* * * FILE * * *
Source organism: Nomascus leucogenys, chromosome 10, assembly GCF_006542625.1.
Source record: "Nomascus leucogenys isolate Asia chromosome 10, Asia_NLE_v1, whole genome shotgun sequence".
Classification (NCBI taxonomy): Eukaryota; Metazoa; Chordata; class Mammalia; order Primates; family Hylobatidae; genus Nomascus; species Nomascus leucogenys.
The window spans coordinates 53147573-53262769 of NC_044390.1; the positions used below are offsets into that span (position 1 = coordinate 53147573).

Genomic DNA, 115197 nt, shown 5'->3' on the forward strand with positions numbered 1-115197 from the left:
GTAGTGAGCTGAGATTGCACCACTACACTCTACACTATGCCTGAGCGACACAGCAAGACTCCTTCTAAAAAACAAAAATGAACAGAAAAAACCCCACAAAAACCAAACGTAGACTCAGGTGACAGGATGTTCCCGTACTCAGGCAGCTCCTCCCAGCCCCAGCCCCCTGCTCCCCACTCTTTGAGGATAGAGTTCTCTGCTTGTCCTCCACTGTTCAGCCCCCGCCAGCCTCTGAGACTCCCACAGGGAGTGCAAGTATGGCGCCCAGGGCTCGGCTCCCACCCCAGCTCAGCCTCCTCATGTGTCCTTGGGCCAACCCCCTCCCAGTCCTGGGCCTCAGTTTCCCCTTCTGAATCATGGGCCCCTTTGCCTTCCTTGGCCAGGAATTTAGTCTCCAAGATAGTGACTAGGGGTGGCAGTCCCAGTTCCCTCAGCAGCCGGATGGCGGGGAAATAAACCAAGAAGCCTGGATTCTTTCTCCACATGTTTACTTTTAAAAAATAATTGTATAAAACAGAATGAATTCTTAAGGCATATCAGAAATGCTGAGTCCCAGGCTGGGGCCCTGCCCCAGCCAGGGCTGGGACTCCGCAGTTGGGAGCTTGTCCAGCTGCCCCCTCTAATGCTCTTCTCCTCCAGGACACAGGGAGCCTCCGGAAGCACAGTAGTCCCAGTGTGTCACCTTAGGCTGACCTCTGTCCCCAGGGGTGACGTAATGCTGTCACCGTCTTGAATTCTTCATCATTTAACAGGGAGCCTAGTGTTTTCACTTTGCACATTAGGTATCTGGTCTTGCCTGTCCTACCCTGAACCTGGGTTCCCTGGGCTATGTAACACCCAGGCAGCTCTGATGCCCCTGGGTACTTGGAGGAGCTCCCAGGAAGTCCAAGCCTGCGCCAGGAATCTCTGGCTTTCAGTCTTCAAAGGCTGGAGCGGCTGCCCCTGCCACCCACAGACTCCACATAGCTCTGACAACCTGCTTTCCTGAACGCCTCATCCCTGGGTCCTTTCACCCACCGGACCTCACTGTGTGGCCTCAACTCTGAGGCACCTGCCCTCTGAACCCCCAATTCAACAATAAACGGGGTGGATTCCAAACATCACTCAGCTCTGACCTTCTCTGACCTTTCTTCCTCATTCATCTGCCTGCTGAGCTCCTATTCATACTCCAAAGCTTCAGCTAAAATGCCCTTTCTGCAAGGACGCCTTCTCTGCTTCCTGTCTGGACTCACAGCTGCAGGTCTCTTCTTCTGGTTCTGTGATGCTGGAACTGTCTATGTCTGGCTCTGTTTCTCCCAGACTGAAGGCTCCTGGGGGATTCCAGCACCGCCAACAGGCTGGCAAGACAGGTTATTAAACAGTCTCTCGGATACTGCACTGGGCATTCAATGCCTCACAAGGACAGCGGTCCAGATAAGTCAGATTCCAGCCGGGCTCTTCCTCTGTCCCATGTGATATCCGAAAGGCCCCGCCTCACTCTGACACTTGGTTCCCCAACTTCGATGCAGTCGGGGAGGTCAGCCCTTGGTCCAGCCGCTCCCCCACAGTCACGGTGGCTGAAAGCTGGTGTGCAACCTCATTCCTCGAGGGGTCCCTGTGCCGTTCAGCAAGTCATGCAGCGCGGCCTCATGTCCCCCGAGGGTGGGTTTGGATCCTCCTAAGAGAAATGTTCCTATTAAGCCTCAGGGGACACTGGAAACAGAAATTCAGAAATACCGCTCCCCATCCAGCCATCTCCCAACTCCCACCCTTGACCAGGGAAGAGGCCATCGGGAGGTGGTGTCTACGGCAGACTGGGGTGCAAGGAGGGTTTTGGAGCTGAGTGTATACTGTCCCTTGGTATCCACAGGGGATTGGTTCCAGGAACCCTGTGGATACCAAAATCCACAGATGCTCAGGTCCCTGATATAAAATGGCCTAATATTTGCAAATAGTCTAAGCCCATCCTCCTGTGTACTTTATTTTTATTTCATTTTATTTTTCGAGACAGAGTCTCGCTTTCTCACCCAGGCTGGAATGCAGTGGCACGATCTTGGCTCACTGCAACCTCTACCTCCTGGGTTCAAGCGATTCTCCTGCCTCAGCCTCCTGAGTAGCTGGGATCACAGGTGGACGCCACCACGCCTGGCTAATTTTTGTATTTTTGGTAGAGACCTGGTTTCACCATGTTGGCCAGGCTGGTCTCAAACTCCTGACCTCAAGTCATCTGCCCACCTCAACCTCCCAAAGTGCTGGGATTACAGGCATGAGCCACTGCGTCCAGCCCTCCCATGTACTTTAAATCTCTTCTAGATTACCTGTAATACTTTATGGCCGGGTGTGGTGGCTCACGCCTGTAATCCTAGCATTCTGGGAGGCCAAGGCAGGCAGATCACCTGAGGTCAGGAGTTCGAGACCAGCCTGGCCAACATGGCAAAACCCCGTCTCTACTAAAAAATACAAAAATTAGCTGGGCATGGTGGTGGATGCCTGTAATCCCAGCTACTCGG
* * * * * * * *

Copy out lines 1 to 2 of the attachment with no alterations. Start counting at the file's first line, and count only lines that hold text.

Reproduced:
Source organism: Nomascus leucogenys, chromosome 10, assembly GCF_006542625.1.
Source record: "Nomascus leucogenys isolate Asia chromosome 10, Asia_NLE_v1, whole genome shotgun sequence".